When considering your financial health, debt is something that is unavoidable to address.
Debt includes balances on any type of loan you have taken out such as credit cards, mortgages, student loans, or car payments. It can also be in the form of medical bills or snowball once you become behind on your bills. Debt is an arrangement that occurs when one borrows money under the condition that it will be paid back at a later time, often with interest.
However, not all debt is bad. Debt can also help you gain credit or be considered an investment. Owning a credit card and keeping a balance you can afford to pay off each month is a great way to build credit. It let’s lenders know that you pay your bill on time and are trustworthy to provide you with a loan. Nevertheless, when you carry a lot of debt, it can affect your ability to save or even live your life. Your debt to income ratio allows lenders to measure your ability to pay back your loans. The Federal Reserve considers 40% a stressful debt to income ratio—a low debt to income ratio is considered about half of this. If you have a high debt to income ratio, don’t worry.
We spoke with Financial Consultant, Aisha Taylor, the Founder of FNPhenomenal on 5 ways to financially free yourself for debt free living!
Know your starting point
You can’t change what you don’t know and while debt can feel scary, it’s imperative to know where you are if you want to change it. Taylor reasons, “Know that where you are is where you are. It’s neither good nor bad. Think of it like a GPS. In order to calculate your route to get to your destination, you must know where you are starting. The same is true with getting debt free.” Taylor recommends starting by accessing your credit report from AnnualCreditReport.com—this pulls from the 3 major credit bureaus: Experian, TransUnion, and Equifax. While this is a great start, she warns that it will not include everything, “Check your mail and email for statements including medical debt, past due accounts, and other outstanding debt. Next, check your bank statements to see where you have been making payments towards debt and include those items. Last, include people whom you have borrowed money from.” You’ll have a good idea of your total debt and and can begin thinking about repayment options.
Create a debt pay-off plan
Now that you know your debt, the next step is taking action and figuring out how you are going to pay it off. Taylor suggests that you “rank your debt by smallest to largest. I recommend smallest to largest because debt repayments are a long term process and it is important to maintain the momentum necessary to accomplish debt freedom.” Once you rank your debt, then decide how much extra you will pay on the minimum payment of your smallest balance. She encourages, “Even an extra $5 on your monthly payment matters. For example, I added $5 a month to my student loan payment and it took 2 years off my payment.” Little changes add up to big differences. Once you pay off your smallest debt, move on to doing the above formula with the next debt and repeat until all of your debt is paid off.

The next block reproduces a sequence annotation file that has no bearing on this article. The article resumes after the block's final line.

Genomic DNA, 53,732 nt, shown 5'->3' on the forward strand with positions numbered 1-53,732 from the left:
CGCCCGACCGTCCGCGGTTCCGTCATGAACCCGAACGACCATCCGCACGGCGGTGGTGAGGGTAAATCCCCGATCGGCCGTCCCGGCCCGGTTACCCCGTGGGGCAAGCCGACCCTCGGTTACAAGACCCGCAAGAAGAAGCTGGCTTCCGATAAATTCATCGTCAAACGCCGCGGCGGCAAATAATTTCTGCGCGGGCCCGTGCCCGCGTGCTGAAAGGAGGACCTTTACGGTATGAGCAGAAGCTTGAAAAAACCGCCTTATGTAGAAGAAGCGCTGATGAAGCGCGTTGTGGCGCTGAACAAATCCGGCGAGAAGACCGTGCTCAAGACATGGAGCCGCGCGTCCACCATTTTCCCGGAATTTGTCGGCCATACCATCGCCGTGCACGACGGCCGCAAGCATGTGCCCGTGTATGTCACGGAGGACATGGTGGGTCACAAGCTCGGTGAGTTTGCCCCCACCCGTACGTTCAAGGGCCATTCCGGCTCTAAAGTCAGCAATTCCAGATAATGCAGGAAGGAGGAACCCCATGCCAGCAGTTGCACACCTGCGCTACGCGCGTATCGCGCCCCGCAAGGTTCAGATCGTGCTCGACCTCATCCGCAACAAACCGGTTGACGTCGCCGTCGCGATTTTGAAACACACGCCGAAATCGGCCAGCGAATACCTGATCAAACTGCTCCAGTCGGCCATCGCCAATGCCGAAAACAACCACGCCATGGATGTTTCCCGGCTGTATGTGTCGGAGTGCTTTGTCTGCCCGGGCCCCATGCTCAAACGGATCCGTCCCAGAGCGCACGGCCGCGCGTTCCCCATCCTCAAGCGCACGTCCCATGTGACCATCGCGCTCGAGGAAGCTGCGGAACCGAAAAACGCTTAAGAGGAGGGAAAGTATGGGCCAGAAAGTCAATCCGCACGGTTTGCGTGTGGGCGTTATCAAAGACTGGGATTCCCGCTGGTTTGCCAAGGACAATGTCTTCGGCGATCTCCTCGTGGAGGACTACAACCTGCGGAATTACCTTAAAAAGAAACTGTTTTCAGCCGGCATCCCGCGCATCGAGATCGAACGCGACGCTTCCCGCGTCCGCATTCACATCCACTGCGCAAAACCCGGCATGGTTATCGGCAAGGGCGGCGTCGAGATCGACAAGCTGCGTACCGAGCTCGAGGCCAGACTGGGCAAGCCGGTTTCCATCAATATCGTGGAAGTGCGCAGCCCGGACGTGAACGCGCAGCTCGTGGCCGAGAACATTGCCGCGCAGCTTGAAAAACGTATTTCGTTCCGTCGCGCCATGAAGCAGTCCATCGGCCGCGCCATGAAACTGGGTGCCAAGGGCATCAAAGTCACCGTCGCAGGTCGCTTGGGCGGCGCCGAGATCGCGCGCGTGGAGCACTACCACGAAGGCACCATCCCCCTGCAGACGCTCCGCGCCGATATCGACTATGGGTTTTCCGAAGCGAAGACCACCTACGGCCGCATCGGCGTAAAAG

Use your “windfalls” to help pay off debt
Taylor defines windfalls “as any extra income outside of your standard, regular income.” This includes your stimulus check, tax returns, birthday money, and more. She shares, “If you receive a windfall, then decide how much you would like to use to pay towards your debt. If it is a debt that accumulates interest, then request to have the extra payment applied to the principal.” This method will help you inject an additional deduction in your debt, lowering your principal, meaning you’ll pay less interest (and ultimately less money). While it can be tempting to blow bonus money on a vacation or nice dinner, remember your responsibilities and financial goals. Think long-term!
Earn extra income
Do you have a skill or hobby you can monetize? Your talents can help get you out of debt! Taylor reveals, “One of the fastest ways to become debt free is earning extra income and then using that money to pay off your debt.” You don’t even have to monetize a skill set, you can pick up extra work with a rideshare program or another service. Taylor shares, “My sister used this strategy. She did meal delivery for a few hours per day on her days off from work and used the money to pay off all her credit card debt and her car note.” It’s understandable if you don’t want to work on your days off (we all need time to recharge), so another method is adjusting your lifestyle to save more money. Taylor recommends, “If you receive a raise at work, keep your lifestyle and current costs the same and use the extra income to pay off your debt.”
Adopt a long-term mindset
Becoming debt free doesn’t always feel good in the short term. Making changes to improve your financial health will be liberating in the long run. Taylor admits, “There may be items that you stop buying or activities you temporarily stop or alter to free up money to pay towards your debt. Sometimes the adjustment can feel hard.” However, preventing yourself from buying a $5 Starbucks coffee everyday and making it at home and using that same $5 to pay off one of your debts, will reap you long-term rewards, including a higher credit score. But what do you do to stay motivated in the short term? Taylor recommends celebrating “the small wins along the way.” She adds, “Find joy in the process knowing that you are building a better financial future.”